- restriction endonucleases
(= restriction enzymes)Class of bacterial enzymes that cut DNA at specific sites. In bacteria their function is to destroy foreign DNA, such as that of bacteriophages (host DNA is specifically modified at these sites). Type I restriction endonucleases occur as a complex with the methylase and a polypeptide that binds to the recognition site on DNA. They are often not very specific and cut at a remote site. Type II restriction endonucleases are the classic experimental tools. They have very specific recognition and cutting sites. The recognition sites are short, 4-8 nucleotides, and are usually palindromic sequences. Because both strands have the same sequence running in opposite directions the enzymes make double-stranded breaks, which, if the site of cleavage is off-centre, generates fragments with short single-stranded tails; these can hybridize to the tails of other fragments and are called sticky ends. They are generally named according to the bacterium from which they were isolated (first letter of genus name and the first two letters of the specific name). The bacterial strain is identified next and multiple enzymes are given Roman numerals. For example the two enzymes isolated from the R strain of E. coli are designated Eco RI and Eco RII.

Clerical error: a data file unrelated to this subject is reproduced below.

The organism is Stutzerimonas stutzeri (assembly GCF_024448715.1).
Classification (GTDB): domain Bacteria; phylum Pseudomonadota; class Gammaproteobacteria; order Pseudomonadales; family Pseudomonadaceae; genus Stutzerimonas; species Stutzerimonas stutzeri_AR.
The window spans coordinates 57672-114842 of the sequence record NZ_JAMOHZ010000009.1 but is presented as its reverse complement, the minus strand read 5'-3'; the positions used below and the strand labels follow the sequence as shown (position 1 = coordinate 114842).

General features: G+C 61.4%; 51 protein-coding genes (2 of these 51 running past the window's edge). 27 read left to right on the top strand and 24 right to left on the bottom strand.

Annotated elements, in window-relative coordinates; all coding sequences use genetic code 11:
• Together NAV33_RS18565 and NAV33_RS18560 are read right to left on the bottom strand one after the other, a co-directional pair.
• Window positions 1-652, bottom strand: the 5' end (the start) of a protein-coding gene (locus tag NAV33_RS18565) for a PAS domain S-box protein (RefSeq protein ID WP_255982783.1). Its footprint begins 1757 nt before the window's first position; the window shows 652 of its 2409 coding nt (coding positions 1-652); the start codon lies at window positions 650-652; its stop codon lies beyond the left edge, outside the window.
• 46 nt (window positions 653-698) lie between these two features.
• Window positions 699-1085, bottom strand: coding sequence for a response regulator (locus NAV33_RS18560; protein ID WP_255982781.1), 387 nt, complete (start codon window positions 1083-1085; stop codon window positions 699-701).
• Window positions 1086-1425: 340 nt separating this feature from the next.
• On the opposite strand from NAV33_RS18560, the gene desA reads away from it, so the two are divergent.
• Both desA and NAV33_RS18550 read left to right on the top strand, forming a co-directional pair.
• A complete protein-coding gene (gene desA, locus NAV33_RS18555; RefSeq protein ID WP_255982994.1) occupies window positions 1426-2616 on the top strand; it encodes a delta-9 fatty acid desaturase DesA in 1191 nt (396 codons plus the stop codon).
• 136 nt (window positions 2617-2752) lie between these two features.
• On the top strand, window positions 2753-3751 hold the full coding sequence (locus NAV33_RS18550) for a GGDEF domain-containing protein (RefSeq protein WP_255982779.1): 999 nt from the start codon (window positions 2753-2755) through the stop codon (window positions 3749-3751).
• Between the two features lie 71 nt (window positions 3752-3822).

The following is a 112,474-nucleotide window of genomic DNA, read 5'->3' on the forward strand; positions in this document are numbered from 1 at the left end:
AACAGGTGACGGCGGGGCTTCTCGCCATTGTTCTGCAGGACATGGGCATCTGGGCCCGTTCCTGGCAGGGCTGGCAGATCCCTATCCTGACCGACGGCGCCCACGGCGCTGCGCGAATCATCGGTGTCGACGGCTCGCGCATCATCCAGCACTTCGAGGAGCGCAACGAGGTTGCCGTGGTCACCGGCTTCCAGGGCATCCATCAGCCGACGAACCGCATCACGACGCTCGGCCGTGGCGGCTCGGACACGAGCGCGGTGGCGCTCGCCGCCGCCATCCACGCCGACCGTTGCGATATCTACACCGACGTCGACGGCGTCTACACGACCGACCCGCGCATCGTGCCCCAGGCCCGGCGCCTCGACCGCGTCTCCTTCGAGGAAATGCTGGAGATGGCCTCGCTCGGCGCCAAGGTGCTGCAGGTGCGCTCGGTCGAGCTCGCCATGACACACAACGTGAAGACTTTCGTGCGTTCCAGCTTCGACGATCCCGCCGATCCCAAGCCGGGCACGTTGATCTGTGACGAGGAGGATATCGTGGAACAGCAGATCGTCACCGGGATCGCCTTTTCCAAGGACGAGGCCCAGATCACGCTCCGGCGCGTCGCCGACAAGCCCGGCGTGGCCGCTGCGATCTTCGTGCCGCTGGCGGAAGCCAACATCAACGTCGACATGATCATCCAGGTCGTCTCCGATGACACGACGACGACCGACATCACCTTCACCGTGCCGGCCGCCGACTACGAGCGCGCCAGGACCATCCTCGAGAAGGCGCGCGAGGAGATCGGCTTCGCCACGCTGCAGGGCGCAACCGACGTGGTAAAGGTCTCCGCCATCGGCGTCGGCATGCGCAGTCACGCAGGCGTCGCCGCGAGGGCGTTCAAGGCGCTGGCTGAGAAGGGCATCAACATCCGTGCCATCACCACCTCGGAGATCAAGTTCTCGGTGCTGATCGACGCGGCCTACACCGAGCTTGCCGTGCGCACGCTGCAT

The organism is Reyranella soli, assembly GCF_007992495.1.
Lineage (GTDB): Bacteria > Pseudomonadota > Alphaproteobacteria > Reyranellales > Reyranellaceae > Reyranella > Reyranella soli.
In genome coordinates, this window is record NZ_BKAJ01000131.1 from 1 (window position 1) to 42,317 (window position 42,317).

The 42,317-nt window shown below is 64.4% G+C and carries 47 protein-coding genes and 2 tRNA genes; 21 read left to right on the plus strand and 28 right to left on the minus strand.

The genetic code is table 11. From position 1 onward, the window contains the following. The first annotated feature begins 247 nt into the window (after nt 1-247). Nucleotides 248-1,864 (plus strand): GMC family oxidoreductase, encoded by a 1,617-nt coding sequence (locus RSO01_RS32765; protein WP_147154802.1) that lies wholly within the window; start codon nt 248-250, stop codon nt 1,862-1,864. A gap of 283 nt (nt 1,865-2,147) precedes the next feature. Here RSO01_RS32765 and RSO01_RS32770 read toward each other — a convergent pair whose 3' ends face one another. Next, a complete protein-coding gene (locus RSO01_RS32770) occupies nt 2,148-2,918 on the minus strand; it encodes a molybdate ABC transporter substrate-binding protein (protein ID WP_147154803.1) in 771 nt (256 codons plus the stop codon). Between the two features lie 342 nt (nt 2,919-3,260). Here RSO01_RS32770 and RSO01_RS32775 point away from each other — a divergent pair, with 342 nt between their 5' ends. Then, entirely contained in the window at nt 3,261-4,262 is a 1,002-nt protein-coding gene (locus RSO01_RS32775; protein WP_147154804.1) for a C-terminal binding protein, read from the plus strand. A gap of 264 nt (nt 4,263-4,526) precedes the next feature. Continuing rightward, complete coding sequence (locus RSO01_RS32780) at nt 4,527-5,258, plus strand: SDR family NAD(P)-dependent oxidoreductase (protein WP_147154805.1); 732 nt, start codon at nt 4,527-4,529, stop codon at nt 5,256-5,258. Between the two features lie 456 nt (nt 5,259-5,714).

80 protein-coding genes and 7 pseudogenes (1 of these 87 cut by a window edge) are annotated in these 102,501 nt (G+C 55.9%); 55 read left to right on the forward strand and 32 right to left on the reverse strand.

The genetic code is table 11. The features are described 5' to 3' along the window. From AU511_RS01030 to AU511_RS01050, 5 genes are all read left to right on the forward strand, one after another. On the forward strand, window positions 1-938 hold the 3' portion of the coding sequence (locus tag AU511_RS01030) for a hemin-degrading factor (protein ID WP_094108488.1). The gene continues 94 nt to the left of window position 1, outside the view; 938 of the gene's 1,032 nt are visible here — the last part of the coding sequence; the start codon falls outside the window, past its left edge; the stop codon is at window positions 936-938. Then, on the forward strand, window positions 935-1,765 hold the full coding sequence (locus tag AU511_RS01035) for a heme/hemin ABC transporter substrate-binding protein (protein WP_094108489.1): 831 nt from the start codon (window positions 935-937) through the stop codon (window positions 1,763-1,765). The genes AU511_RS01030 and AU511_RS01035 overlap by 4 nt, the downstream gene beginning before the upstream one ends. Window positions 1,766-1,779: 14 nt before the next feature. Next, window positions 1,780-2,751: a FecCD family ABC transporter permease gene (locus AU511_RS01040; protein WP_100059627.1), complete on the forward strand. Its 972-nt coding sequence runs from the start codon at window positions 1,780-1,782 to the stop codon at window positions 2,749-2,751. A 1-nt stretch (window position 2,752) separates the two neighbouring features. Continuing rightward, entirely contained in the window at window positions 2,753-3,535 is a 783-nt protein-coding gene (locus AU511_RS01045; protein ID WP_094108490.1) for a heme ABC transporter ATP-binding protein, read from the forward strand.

Dictionary of molecular biology. 2004.